As a breed, ghostwriters are gaining prominence in the publishing industry.

The ghost who writes The thriving business of anonymous authorship in IndiaImage for representation
Features Writing Tuesday, May 30, 2017 - 17:23

By Saket Suman

What if you were told that many of the books that you have read of late have actually not been written by the authors who find mention on their covers?

Difficult to believe -- but true. An anonymous world of ghostwriters lies hidden behind the glitz and glamour of the books business and literature festivals that most readers are unaware of.

Sample this: "Don't have time to write a book, but still want to be a published author? Go for our world-famous book ghostwriting option."

Absurd as it may sound, it is the tagline of Power Publishers, who, in their own words, are the world leaders when it comes to ghostwriting. And they are not alone, the internet is full of platforms that provide ghostwriters to those who cannot write but still want to be writers.

A ghostwriter is an anonymous figure, who, by contract, agrees to write a given book for somebody else. The ghostwriter is paid a fairly good sum of money but has no claim over the copyright of the book or its royalties. When the book hits the stands, it carries someone else's name -- the perceived author for its readers.

And, as a breed, ghostwriters are gaining prominence in the publishing industry. Forget self-publishing platforms or smaller publishers, many of the leading publishing houses too have, at some point or the other, sought the help of ghostwriters.

Nirmal Kanti Bhattacharjee, former Director of the National Book Trust (NBT) and former Editor of "Indian Literature", Sahitya Akademi's bi-monthly journal, explains why.

"Successful people are gradually becoming more and more ambitious and want to talk about themselves -- and that they do through autobiographies and memoirs. But they do not have wherewithal to write books. So they employ ghostwriters.

"Most autobiographies and memoirs of popular figures in the past 20-25 years have been written, partially or wholly, by ghostwriters," Bhattacharjee, who is currently spearheading the editorial works of Niyogi Books, told IANS.

Poulomi Chatterjee, Editor-in-Chief and Publisher of Hachette India, which has many bestsellers to its credit, said that there are "certain segments" for which ghostwriters are used.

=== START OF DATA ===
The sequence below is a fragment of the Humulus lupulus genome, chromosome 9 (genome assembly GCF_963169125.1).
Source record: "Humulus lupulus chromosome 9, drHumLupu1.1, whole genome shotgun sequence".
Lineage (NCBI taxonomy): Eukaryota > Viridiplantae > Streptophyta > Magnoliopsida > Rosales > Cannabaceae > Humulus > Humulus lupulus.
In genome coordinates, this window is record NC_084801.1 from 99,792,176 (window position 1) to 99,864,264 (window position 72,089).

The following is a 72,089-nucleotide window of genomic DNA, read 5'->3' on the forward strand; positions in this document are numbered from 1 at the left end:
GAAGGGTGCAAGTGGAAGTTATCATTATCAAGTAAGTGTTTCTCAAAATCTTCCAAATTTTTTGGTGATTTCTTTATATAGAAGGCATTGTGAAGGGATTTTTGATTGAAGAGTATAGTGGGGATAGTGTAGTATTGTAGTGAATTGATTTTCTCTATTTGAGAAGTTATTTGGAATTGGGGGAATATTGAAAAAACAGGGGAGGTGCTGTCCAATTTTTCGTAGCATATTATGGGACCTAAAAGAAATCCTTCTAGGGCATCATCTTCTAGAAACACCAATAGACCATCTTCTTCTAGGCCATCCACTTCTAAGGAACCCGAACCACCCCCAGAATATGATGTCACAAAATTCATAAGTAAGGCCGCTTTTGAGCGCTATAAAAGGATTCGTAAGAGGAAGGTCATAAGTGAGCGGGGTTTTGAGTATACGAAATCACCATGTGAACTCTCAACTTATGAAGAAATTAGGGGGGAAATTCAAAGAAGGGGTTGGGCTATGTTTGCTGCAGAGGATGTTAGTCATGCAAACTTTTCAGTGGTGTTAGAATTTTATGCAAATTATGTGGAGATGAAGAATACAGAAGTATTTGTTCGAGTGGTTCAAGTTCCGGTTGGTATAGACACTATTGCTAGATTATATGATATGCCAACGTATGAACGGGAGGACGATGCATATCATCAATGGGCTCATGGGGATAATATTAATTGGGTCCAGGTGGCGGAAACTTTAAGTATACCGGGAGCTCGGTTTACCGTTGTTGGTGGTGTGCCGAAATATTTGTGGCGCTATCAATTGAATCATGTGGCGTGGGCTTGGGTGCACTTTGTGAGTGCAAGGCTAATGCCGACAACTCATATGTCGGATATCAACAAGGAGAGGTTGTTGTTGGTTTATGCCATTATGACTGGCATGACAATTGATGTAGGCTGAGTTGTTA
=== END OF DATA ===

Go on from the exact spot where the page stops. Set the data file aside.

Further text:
"You wouldn't find ghostwriters, I hope, for fiction because you are actually looking for the author's art and craft and voice and story.

"But for non-fiction, there might be experts in various subjects that you want information from. They could be entrepreneurs, business professors or academic historians and you would want them to collaborate with a ghostwriter when they have a lack of time or... don't necessarily have the skill to (write)," said Chatterjee, who had a long stint at Penguin India before Hachette.

For Udayan Mitra, Publisher-Literary of HarperCollins India, ghostwriting has become much more prevalent and organised than it was before and this, he felt, benefits the publishing industry in the long run.

"It has become a lot more professional... it used to be that the author or an editor knew a particular person who was capable of the task. But now there are many more people who are doing it, who have the experience of doing it, and they know how to turn an idea into a book," Mitra told IANS.

Sharing an interesting anecdote about working with a ghostwriter (before he joined HarperCollins), Mitra said that some five years ago, a big industry leader wished to do a memoir on himself and his corporation -- and so they had this hunt for a ghostwriter, which ended with a foreign journalist.

"The person landed up in India for ghostwriting the proposed book, but the first day in Delhi he was struck by Delhi Belly and every time he recovered, it would strike again. The corporate leader was getting worried because he had flown him to India and was paying a lot of money for the project. He had also put aside a lot of time from his hectic schedule. Eventually, the book happened -- but it was a funny as well as tragic experience," recalled Mitra.

Ghostwriters as well as several online platforms suggest that they are paid decently. Ghostwriters are available at about Rs 700 per page (containing 250 words) for fiction books on several online platforms.

Of course, the amount of money that many well-to-do are willing to pay ghostwriters for writing a book on their lives or their business is astonishing -- sometimes running into several lakhs of rupees.

(Saket Suman can be contacted at

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